In the wake of all the media attention being given to Alex Jones, Kennedys and King looks back to 2010 when CTKA ran a series of very critical essays concerning his extremely questionable treatment of the JFK case.
Transcript, courtesy of David Giglio, of an interview with Jim DiEugenio on the media and the 1999 Martin Luther King assassination trial in Memphis.
(Listen to the interview on YouTube courtesy of Our Hidden History)
Entering the current journalistic house of Orwellian mirrors, Jeff Carter exposes the fake news behind VICE News's claim to be exposing fake news, in this case concerning the King family's interest in the 1999 civil trial in Memphis.
Jim DiEugenio offers a blistering critique of the cover essay for the current issue of The Atlantic Monthly, which proposes––yet again––that the widespread belief in conspiracies, with its supposed origin in the Sixties, accounts for how US cultural and political life has become unhinged.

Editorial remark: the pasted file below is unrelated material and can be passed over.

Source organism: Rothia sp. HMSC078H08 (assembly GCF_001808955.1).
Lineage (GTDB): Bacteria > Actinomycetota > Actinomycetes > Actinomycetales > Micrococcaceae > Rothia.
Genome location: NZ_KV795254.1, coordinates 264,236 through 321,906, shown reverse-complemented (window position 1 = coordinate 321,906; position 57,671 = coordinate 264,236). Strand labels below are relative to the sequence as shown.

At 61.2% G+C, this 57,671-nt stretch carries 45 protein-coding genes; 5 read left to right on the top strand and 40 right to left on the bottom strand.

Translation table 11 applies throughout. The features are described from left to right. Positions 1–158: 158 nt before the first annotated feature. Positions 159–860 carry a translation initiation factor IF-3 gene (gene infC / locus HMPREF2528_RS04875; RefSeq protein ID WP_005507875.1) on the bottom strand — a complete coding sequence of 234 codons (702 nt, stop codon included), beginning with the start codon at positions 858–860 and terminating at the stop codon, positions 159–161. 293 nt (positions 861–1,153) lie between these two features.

By Chris Smith, At: The Press Democrat
The first in a two-part installment in which Jeff Carter reviews a book that "reveals some new – albeit not earth-shattering – information", but is also "imbued with a certain partisanship, not limited to family interests, which dulls the author’s critical thinking in some key areas."
My advice about this heavily weighted apparatus [11.22.63] which produces next to nothing is to avoid it at all costs. All it really produces is more money for King and J. J. Abrams – like they need it. It is nothing more than a stupid, demeaning waste of time, concludes Jim DiEugenio.
Jim DiEugenio reviews the career of the University of Minnesota professor of philosphy of science, observing that his rather lax attitude toward critical analysis of scholarly sources, coupled to his taste for the "Sensational Solution", are responsible for the demise in respectability of this self-proclaimed authority on conspiracies.
I was seriously disappointed by this book ... because it fell so far short of its announced goals (of explaining and promoting critical thinking), writes David Mantik.